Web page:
A fascinating piece of Coast Guard history is captured at Port Orford Heads State Park. When open, the Lifeboat Station Museum offers free tours (donations accepted). The historic two-story building with narrow, steep stairs was less enticing than the forested trails on the beautiful, sunny day of my visit though, so I cannot elaborate on it. I am grateful for the brave men and women of the past and present who have dedicated themselves to coastal safety!

While both educational and beautiful, this state park is difficult to navigate for those with limited mobility. If you have restricted time in Port Orford, low physical energy, or an injury to be careful of, I would instead recommend Battle Rock City Park or the day use area of Humbug Mountain State Park.

Lifeboat

100 Steps Wheels:

Zig and then zag up a moderately challenging slope to reach an outdoor exhibit of the unsinkable lifeboat. Nearby picnic tables allow lunching in the large grassy area, skirted by trees which create a nice block from the Port Orford winds.

Walk Details for Lifeboat
Terrain: Gravel trail (fairly loose), moderate incline, then nearly level pavement and more gravel near lifeboat enclosure
Seating: Picnic tables are scattered in the uneven grassy area in front of the lifeboat display
Fee: No fee
Restrooms: Near lifeboat and picnic area, in the northwest corner of the clearing.
Directions: From the indicated parking space, follow the trail up to the lifeboat exhibit

Park trails

200+ Steps

Port Orford Heads State Park contains a network of hiking trails branching off from the central area and skirting the tree-topped headlands. Unfortunately, even those with suitable terrain have long stretches with no spots to rest, so do not meet the criteria for a 100 Steps destination. Below are some notes on a few, so you can determine if they may be an option for you.

Cove trail, .3 mile – I ventured on to this trail hoping I would find one of two things: benches along the way that allowed breaking up the walk into shorter legs, or a spectacular ocean view from these headlands before actually reaching the cove. The path is dirt and soon started to decline with terrain that was a risk for unstable footing. My husband scouted ahead and found no benches or views within a reasonable number of steps. It is worth pointing out, though, that not far from the trail head sign and while the terrain is still level dirt, there is a tree with a trunk of enormous girth. I’ve read there are Sitka spruce in the area, so I believe this in one. It was very impressive and worth a peek.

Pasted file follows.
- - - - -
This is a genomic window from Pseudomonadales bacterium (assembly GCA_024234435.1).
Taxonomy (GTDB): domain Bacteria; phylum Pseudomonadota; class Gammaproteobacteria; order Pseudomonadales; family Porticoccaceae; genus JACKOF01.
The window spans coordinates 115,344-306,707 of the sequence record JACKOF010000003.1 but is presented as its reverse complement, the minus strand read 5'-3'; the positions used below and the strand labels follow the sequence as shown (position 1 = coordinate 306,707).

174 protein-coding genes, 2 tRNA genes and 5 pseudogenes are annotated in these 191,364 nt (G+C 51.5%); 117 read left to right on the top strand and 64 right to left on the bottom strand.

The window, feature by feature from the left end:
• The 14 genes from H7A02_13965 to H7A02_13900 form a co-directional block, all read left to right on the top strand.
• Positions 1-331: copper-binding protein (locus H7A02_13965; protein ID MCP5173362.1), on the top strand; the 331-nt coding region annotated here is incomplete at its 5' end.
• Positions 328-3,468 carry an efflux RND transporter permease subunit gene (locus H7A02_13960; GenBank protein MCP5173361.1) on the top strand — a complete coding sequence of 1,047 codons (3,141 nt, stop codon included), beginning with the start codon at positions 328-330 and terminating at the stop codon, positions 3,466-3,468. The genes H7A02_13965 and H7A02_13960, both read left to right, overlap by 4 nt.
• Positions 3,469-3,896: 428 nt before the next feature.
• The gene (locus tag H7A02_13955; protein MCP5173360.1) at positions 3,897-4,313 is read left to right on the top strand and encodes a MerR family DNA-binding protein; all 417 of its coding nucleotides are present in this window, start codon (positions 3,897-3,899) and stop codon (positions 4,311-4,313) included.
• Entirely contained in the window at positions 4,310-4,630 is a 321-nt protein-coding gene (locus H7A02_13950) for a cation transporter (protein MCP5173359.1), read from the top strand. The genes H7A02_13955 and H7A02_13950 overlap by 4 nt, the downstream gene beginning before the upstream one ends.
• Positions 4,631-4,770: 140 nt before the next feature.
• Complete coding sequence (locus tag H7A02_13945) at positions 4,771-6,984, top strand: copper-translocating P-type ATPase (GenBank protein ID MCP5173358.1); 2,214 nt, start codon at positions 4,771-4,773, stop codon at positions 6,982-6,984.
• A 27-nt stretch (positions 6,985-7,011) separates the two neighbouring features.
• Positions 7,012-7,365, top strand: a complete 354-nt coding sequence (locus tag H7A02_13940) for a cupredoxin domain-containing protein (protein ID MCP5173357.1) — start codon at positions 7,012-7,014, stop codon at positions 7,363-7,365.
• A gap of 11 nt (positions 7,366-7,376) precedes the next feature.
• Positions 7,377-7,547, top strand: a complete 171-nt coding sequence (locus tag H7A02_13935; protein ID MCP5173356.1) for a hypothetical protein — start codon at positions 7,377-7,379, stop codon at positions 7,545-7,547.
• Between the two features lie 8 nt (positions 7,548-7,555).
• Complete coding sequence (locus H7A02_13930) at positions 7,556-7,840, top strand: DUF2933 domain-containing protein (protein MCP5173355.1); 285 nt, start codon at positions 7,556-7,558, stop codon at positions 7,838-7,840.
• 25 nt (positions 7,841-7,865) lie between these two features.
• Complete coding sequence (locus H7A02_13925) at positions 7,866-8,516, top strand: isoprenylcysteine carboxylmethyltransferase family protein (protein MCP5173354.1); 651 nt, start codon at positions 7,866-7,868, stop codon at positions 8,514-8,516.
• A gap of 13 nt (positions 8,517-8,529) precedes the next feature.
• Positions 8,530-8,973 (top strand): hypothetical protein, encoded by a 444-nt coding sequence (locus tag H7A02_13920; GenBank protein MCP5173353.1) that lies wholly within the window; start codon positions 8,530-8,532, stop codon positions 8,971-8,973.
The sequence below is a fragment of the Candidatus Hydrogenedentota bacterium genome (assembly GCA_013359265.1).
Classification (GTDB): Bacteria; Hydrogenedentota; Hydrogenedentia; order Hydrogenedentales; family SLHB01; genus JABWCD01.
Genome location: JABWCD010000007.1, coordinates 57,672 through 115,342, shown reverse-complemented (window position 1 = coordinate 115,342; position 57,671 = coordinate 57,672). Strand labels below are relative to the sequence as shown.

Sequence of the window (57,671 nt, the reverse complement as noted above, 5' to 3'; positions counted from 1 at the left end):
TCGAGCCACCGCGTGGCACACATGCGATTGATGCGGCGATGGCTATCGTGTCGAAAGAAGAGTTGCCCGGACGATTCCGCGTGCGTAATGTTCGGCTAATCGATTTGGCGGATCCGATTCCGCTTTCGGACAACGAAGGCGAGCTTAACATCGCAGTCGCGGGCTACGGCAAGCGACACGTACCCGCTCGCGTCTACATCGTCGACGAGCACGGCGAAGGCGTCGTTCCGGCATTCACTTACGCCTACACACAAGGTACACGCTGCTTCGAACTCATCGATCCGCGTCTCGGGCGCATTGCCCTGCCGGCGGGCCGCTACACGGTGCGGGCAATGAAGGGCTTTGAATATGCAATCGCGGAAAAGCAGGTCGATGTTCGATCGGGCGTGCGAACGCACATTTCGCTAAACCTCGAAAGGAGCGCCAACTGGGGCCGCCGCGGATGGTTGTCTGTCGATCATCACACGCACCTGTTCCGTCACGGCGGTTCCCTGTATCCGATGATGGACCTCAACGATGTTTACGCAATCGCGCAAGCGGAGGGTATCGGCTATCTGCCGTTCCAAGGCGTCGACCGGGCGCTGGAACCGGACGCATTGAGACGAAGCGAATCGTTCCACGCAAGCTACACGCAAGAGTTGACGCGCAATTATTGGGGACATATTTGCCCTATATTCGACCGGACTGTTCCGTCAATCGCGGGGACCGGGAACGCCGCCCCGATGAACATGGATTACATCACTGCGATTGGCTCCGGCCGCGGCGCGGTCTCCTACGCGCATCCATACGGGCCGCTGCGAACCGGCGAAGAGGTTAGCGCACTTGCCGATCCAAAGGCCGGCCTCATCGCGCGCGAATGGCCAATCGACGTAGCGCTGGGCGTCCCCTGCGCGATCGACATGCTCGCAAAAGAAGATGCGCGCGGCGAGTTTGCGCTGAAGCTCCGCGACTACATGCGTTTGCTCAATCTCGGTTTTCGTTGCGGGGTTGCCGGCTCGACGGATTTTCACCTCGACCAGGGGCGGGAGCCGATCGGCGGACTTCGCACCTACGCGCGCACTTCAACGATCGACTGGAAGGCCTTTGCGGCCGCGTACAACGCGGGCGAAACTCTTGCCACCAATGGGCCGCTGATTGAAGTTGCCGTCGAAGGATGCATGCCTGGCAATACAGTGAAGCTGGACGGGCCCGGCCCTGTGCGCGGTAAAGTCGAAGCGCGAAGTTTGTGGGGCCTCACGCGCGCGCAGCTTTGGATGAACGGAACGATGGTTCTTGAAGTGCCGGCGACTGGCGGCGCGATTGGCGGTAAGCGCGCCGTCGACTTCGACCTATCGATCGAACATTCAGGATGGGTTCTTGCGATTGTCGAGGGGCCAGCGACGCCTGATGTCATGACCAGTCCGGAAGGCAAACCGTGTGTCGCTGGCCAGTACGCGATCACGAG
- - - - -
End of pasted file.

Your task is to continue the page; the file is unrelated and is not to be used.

Tower trail, .25 mile – This nicely paved trail offers shade and speckled sunlight as it meanders through the trees. Due to its charm and good terrain, I optimistically set out looking for suitable resting spots or an ocean view within a reasonable step count. I walked 450 steps in and found no seating options, though. I turned around at the point where I could glimpse a bit of ocean over the bushes ahead, and the trail had started to descend. I did not reach the tower or a good ocean viewpoint.

Headland trail, .5 mile – I was past my limit on walking at this point, and based on the trail length and my experiences with the two trails described above, I chose not attempt this trail.

Pete, a 100 Steps visitor, contributed this helpful information regarding the Cove and Tower trails:

“They both end at the same spot, the location of the USCG watch tower which is no longer there, and together make a nice loop. There is a wonderful ocean view and a bench where the two trails meet. Even though there are no benches along the paved (original walkway from the 1930s) .3 mile tower trail, there are two ocean overlooks with benches along the .4 mile Nellies Cove trail.”

After receiving this comment, I further researched Nellies Cove overlook. I found this nice write-up from Waymarking. And if you look at the second photo – it shows the bench.